By Abby Vesoulis
October 23, 2018

The Trump Administration is considering a policy that could effectively end federal recognition of more than a million adults who identify as a gender other than the one listed on their original birth certificate.

According to a Department of Health and Human Services memo obtained by the New York Times, the Administration is considering adopting a narrow definition of gender as an immutable characteristic determined by one’s genitalia at birth. If the proposal is approved, the departments of Education, Justice and Labor would be expected to follow suit.

Though it’s still unclear how the policy would work, experts say it could affect the kind of medical treatment transgender people could receive under Medicaid, which prisons transgender inmates might be assigned to or what school bathrooms they could use.

The proposal, which is still a draft, appears to be in stark contrast to decisions the Obama Administration made to relax the legal concept of gender, such as Section 1557 of the Affordable Care Act, a non-discrimination provision that indicated any health program or activity in receipt of funding from the Department of Health and Human Services could not discriminate on the basis of sex, among other things. Obama-era federal guidance sought to clarify that gender identity discrimination was a type of sex discrimination.

“The Trump Administration is banking on the fact that a large percentage of the American population is still ignorant or uncomfortable with transgender identity,” says Kim Forde-Mazrui, a University of Virginia law professor whose expertise includes sexual orientation equal protection.

In 2017, more than 20 transgender Americans were killed by violent means. Nearly a third — 32% — of Americans believe transgender people have mental illnesses, according to a report published in January of 2018. In the days since the Times broke the story, the memo has drawn considerable criticism from LGBT rights activists.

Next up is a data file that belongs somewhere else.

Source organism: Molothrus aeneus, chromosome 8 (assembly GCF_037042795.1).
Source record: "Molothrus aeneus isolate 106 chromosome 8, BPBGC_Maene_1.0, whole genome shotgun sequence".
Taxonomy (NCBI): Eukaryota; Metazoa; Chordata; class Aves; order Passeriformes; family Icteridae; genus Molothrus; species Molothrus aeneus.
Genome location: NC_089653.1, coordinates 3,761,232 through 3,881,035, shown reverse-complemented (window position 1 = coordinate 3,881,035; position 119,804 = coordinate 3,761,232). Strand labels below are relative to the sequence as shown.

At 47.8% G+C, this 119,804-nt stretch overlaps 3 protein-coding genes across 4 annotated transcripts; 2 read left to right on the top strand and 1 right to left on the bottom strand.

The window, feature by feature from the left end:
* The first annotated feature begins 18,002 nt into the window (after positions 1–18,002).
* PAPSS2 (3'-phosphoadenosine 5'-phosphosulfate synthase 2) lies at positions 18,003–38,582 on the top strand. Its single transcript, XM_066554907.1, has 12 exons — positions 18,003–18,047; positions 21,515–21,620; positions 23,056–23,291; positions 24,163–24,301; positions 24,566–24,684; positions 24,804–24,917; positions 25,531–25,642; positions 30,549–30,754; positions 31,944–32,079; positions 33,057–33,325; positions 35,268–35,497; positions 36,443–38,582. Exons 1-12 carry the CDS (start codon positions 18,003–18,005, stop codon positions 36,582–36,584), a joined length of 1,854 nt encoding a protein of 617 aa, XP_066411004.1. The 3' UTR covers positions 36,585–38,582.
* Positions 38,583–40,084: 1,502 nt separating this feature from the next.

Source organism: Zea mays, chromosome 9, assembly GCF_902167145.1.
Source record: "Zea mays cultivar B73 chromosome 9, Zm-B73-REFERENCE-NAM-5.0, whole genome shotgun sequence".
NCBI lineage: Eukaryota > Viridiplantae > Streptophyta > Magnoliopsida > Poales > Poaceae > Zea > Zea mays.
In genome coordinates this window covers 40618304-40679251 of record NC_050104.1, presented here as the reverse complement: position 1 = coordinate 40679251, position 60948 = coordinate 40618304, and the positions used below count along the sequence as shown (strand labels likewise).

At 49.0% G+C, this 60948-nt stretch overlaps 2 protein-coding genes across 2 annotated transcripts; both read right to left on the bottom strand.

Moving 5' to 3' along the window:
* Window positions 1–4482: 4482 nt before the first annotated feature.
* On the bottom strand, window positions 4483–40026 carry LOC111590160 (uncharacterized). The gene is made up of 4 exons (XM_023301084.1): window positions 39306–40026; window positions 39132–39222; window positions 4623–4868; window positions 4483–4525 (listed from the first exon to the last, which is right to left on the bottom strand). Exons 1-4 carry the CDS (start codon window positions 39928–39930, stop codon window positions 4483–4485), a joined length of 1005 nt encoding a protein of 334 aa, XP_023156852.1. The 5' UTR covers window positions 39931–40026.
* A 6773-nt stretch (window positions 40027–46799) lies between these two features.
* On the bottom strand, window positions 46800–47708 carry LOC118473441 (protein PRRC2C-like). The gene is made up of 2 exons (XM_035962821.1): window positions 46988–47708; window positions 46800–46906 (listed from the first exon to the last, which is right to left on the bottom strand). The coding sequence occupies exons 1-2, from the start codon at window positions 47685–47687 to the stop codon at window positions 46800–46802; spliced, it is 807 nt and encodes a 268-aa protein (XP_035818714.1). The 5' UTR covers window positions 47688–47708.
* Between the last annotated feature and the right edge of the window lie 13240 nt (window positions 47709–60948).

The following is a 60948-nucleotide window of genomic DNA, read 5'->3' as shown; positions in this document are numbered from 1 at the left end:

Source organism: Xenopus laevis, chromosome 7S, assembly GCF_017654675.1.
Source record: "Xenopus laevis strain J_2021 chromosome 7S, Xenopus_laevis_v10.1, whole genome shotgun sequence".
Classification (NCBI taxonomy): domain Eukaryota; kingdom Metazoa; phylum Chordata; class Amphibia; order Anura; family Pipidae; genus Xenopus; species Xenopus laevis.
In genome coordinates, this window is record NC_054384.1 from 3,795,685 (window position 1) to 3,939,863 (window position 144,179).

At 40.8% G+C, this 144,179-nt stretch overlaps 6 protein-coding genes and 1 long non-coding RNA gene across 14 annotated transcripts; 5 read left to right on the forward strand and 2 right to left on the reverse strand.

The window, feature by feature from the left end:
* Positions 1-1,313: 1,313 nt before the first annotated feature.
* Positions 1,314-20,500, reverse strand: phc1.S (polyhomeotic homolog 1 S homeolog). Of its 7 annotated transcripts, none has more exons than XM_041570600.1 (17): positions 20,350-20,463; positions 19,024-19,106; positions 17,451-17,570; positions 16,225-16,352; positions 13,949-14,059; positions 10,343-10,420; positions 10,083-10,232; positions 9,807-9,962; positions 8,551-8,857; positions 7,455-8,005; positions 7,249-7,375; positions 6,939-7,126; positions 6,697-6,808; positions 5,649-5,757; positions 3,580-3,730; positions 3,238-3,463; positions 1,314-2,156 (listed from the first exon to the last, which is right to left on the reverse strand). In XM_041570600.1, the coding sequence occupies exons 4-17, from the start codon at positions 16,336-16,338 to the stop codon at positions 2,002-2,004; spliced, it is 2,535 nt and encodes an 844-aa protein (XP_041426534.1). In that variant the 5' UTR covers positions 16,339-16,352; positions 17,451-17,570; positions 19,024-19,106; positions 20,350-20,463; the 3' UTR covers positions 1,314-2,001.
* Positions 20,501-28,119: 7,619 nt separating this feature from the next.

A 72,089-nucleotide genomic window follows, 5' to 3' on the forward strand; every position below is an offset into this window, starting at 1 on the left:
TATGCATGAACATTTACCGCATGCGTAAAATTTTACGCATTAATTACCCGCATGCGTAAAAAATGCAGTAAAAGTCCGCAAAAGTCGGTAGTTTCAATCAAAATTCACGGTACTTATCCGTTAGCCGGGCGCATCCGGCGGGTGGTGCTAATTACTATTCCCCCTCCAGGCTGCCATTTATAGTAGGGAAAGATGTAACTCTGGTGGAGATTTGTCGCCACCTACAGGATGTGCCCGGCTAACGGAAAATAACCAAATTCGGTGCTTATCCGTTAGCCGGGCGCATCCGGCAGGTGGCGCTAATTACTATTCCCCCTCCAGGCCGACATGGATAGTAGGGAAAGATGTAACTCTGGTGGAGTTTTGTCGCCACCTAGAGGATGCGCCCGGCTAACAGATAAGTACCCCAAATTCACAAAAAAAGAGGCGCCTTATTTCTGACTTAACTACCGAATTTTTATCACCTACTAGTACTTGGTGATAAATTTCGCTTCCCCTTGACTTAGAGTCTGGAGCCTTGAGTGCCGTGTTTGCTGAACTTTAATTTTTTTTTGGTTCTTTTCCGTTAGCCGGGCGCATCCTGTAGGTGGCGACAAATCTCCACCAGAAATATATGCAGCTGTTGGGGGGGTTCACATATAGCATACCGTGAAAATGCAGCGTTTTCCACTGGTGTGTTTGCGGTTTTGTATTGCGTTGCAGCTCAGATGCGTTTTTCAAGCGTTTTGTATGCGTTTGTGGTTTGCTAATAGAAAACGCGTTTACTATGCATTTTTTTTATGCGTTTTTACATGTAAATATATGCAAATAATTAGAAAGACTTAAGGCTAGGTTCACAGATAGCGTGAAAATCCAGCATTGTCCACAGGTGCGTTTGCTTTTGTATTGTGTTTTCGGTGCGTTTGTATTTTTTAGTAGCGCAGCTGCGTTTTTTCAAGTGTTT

And while Forde-Mazrui says he imagines “there could be a lot of candidates” who’d want to line up to sue an agency or organization over enforcement of the proposed definition, the path forward is still unclear, says Deborah Rhode, a law professor and ethics expert at Stanford.

“You have to show standing,” Rhode said. “Until the definition is enforced in some way that you’re at risk, most courts are not going to want to hear the suit.”

If the proposed definition becomes part of Title IX, it may not be easy to undo. The case would likely have to work its way up lower courts before it reaches the Supreme Court docket. And if other major federal agencies adopt the definition, it could be harder for the advocates to fight it in court.

Under the proposal leaked to the Times, disputes about someone’s gender could be clarified with genetic testing, but Dr. Amy Weimer, a primary care physician and the founder of UCLA’s Gender Health Program, questioned the accuracy of a test like that, noting that gender is affected by a number of factors other than DNA.

“The short answer is there’s not a genetic test that can reliably predict a person’s gender,” she told TIME.

The memo seeks a definition of gender that, according to the Times, is “clear and grounded in science” but Weimer says determining one’s gender isn’t as simple as determining one’s blood type.

If this comes to fruition, “the word I would use is ‘catastrophic,’” she said.

Write to Abby Vesoulis at abby.vesoulis@time.com.

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